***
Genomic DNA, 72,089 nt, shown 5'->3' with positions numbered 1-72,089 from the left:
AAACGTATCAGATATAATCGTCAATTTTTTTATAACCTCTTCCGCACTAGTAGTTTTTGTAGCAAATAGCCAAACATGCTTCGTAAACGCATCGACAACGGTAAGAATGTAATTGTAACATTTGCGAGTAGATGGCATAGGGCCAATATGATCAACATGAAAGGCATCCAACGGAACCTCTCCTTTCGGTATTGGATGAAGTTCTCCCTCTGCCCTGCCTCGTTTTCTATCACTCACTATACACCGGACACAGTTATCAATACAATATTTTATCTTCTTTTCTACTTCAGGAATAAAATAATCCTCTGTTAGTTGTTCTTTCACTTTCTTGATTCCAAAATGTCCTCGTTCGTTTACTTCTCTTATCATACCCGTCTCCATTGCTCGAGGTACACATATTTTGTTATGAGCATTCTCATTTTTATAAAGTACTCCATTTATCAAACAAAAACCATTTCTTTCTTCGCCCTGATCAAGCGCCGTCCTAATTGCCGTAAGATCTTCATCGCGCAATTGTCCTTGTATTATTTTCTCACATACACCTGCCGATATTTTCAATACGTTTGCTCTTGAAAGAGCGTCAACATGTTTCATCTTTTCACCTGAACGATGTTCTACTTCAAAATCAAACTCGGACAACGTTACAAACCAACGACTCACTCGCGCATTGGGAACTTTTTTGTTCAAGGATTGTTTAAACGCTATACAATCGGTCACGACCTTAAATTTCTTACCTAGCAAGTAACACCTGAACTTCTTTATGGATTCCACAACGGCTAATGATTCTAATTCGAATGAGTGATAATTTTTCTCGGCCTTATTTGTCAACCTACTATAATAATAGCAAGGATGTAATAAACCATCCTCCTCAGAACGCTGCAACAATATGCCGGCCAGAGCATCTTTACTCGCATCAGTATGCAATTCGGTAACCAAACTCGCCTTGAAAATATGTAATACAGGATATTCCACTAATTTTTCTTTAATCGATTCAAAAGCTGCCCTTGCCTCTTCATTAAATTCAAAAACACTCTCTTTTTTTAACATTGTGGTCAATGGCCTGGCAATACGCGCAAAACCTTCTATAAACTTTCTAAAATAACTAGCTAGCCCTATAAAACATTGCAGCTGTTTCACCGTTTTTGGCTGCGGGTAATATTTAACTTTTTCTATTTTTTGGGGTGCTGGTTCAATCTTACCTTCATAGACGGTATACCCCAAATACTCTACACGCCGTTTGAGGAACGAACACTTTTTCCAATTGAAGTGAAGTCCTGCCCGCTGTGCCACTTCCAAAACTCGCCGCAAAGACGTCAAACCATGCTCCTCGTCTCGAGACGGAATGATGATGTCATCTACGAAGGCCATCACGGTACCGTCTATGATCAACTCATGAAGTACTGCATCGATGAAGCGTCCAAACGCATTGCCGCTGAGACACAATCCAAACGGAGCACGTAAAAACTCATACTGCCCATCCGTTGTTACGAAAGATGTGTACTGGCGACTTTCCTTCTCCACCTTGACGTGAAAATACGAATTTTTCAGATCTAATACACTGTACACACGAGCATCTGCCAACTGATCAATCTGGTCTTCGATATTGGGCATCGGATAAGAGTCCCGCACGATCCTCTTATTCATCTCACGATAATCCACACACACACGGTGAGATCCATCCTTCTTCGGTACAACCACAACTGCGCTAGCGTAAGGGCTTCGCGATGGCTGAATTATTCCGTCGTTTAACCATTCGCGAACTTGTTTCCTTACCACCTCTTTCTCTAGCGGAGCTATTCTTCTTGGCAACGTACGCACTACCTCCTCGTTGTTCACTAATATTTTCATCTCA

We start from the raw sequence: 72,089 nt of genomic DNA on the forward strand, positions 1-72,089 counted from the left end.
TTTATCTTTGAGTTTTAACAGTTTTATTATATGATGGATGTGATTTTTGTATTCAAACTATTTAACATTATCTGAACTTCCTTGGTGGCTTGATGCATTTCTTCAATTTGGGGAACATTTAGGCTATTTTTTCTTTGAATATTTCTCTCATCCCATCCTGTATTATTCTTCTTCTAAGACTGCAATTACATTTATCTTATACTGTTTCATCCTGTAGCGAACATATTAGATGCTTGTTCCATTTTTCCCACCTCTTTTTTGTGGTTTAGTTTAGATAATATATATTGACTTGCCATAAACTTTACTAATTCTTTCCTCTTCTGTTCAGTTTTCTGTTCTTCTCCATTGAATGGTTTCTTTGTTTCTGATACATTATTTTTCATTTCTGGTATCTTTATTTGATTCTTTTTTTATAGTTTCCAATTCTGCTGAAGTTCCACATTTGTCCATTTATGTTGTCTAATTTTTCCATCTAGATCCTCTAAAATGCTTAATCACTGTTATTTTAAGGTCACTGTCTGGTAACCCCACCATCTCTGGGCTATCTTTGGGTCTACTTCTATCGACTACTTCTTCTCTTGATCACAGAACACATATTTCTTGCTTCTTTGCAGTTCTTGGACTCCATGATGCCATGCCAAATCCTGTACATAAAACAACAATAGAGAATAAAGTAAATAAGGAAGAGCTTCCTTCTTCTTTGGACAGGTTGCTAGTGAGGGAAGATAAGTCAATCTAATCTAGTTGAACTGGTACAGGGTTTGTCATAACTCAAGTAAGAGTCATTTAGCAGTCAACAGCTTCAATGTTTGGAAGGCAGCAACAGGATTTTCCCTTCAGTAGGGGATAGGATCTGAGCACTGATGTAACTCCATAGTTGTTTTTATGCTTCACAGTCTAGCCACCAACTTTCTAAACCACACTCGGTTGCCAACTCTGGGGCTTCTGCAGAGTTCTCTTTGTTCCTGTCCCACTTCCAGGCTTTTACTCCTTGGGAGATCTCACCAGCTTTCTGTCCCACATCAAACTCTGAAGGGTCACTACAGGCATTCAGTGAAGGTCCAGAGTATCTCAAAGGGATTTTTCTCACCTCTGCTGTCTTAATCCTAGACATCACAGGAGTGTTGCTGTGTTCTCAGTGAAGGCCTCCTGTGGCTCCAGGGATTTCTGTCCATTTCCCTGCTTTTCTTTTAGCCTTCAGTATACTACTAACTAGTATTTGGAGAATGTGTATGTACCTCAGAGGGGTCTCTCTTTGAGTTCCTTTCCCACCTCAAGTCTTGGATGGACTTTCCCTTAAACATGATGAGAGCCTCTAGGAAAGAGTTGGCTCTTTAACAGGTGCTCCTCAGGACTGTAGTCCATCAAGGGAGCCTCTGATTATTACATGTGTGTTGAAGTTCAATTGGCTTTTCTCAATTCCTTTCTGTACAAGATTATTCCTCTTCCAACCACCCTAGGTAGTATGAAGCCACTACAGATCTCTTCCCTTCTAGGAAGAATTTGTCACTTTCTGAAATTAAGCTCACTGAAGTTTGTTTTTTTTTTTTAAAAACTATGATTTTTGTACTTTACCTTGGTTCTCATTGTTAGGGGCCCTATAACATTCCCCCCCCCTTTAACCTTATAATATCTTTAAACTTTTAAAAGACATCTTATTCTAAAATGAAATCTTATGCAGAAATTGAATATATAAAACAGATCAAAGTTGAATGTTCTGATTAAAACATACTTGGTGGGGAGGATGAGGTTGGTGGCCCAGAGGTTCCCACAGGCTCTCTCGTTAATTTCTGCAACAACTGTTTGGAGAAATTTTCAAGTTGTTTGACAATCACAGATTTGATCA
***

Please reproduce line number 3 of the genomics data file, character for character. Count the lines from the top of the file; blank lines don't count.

We start from the raw sequence: 72,089 nt of genomic DNA on the forward strand, positions 1-72,089 counted from the left end.